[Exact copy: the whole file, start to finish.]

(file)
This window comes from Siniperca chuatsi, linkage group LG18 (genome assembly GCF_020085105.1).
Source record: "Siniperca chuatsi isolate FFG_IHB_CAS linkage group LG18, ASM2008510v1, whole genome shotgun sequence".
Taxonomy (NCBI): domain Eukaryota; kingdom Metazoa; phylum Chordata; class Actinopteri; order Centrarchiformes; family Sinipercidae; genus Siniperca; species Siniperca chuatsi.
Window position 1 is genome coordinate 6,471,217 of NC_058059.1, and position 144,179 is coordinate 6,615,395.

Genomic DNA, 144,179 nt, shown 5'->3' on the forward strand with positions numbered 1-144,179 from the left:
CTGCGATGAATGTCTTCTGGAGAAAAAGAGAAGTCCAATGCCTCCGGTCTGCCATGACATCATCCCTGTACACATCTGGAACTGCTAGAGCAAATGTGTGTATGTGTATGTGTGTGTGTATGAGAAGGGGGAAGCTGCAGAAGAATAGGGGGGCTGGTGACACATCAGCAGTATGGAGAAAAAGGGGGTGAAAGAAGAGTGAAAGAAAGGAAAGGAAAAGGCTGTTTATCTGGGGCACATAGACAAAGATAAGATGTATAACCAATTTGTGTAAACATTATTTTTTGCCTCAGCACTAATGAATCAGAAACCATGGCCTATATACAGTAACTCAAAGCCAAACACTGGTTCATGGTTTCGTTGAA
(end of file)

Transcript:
This window comes from Siniperca chuatsi, linkage group LG18 (genome assembly GCF_020085105.1).
Source record: "Siniperca chuatsi isolate FFG_IHB_CAS linkage group LG18, ASM2008510v1, whole genome shotgun sequence".
Taxonomy (NCBI): domain Eukaryota; kingdom Metazoa; phylum Chordata; class Actinopteri; order Centrarchiformes; family Sinipercidae; genus Siniperca; species Siniperca chuatsi.
Window position 1 is genome coordinate 6,471,217 of NC_058059.1, and position 144,179 is coordinate 6,615,395.

Genomic DNA, 144,179 nt, shown 5'->3' on the forward strand with positions numbered 1-144,179 from the left:
CTGCGATGAATGTCTTCTGGAGAAAAAGAGAAGTCCAATGCCTCCGGTCTGCCATGACATCATCCCTGTACACATCTGGAACTGCTAGAGCAAATGTGTGTATGTGTATGTGTGTGTGTATGAGAAGGGGGAAGCTGCAGAAGAATAGGGGGGCTGGTGACACATCAGCAGTATGGAGAAAAAGGGGGTGAAAGAAGAGTGAAAGAAAGGAAAGGAAAAGGCTGTTTATCTGGGGCACATAGACAAAGATAAGATGTATAACCAATTTGTGTAAACATTATTTTTTGCCTCAGCACTAATGAATCAGAAACCATGGCCTATATACAGTAACTCAAAGCCAAACACTGGTTCATGGTTTCGTTGAA